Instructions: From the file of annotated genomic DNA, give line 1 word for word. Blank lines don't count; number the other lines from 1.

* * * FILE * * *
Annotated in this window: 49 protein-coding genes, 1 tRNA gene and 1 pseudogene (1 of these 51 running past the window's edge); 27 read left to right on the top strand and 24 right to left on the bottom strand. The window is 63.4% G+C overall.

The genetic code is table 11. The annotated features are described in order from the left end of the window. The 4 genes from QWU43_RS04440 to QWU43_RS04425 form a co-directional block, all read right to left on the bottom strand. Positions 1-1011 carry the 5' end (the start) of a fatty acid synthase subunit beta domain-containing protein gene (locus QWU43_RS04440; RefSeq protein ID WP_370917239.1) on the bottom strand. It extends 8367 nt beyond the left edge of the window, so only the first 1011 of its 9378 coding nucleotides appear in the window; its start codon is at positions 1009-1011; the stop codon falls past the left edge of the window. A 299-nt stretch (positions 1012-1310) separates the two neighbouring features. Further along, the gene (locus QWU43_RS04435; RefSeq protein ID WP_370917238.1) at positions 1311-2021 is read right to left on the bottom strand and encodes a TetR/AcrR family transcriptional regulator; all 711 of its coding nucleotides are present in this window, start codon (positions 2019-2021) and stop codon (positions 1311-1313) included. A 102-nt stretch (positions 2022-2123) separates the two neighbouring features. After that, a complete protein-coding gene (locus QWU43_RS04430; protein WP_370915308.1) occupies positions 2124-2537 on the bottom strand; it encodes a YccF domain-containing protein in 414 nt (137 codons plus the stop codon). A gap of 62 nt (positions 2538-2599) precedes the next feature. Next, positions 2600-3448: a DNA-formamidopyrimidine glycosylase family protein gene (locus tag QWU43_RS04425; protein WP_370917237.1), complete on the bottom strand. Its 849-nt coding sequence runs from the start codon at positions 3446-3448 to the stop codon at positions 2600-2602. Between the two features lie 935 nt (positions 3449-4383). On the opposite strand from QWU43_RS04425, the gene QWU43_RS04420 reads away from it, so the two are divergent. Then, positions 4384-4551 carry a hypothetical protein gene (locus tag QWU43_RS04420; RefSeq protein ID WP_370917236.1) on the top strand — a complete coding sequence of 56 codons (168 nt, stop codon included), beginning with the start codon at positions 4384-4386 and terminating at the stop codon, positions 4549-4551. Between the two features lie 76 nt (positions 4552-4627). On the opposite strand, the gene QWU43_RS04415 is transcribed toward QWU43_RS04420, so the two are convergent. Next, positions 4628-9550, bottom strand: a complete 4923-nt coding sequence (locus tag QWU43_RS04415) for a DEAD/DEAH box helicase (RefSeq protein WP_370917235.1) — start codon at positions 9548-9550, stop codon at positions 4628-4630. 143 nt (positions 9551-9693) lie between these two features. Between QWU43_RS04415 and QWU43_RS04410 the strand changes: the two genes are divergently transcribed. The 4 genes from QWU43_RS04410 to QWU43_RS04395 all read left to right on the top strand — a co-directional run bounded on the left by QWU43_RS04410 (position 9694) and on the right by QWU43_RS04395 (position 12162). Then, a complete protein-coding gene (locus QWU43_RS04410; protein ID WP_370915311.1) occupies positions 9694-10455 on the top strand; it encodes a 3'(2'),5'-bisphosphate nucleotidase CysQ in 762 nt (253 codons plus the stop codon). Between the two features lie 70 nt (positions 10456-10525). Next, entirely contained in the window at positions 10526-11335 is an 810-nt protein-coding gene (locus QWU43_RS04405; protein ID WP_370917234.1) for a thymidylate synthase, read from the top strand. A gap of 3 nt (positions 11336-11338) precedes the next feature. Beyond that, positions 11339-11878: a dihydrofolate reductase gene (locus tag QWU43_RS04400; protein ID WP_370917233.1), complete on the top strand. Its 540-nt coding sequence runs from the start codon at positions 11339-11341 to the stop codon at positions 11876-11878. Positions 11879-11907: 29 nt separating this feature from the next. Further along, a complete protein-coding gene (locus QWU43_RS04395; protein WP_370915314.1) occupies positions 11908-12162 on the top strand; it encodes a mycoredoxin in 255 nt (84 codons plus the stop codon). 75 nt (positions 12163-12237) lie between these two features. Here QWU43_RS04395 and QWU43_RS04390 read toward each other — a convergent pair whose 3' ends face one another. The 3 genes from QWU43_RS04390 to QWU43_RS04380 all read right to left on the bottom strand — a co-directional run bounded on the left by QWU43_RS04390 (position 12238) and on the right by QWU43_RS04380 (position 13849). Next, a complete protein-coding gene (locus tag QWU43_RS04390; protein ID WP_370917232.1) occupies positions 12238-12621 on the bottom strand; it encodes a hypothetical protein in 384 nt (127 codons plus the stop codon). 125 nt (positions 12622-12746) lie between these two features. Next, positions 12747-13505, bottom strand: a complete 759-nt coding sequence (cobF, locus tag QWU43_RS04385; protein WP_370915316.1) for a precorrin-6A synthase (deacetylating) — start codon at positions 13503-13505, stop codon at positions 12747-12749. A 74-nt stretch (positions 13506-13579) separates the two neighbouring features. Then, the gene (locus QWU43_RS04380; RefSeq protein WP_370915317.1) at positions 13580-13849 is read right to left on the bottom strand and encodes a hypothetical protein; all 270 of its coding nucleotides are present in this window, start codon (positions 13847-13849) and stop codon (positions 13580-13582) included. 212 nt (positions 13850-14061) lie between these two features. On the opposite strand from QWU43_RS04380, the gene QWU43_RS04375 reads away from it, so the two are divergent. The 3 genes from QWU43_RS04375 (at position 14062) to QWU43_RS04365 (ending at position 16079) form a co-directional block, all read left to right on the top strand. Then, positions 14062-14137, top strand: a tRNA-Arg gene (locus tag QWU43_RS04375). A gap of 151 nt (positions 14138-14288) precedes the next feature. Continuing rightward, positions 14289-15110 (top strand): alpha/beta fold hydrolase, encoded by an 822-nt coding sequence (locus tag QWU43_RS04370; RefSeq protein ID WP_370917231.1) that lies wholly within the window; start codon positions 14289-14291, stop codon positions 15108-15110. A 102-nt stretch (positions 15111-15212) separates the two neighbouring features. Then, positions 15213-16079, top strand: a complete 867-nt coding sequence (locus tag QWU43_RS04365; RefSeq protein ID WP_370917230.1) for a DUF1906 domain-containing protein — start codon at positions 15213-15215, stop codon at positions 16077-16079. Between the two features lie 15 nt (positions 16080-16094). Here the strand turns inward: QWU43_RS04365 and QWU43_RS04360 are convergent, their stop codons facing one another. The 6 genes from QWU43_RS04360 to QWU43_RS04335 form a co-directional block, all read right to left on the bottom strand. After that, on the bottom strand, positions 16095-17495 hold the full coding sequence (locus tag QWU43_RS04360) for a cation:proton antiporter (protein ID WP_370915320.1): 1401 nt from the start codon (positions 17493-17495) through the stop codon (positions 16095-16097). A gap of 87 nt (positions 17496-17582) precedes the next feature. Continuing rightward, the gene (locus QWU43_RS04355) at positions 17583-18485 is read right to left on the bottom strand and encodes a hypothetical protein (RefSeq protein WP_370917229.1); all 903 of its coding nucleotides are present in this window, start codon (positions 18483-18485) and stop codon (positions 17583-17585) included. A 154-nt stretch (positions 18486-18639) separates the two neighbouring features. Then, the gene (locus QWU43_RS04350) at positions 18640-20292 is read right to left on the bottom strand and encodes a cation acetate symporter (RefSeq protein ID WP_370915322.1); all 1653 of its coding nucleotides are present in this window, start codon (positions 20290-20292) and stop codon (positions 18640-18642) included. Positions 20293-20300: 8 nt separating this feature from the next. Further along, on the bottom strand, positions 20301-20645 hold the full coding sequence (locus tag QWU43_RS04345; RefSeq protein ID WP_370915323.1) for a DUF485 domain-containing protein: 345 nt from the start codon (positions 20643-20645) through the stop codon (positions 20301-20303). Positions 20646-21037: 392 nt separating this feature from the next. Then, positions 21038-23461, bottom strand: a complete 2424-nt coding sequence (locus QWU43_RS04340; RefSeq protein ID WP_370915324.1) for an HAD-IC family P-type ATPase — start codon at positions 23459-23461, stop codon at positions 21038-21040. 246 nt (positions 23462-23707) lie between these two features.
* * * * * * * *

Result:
Annotated in this window: 49 protein-coding genes, 1 tRNA gene and 1 pseudogene (1 of these 51 running past the window's edge); 27 read left to right on the top strand and 24 right to left on the bottom strand. The window is 63.4% G+C overall.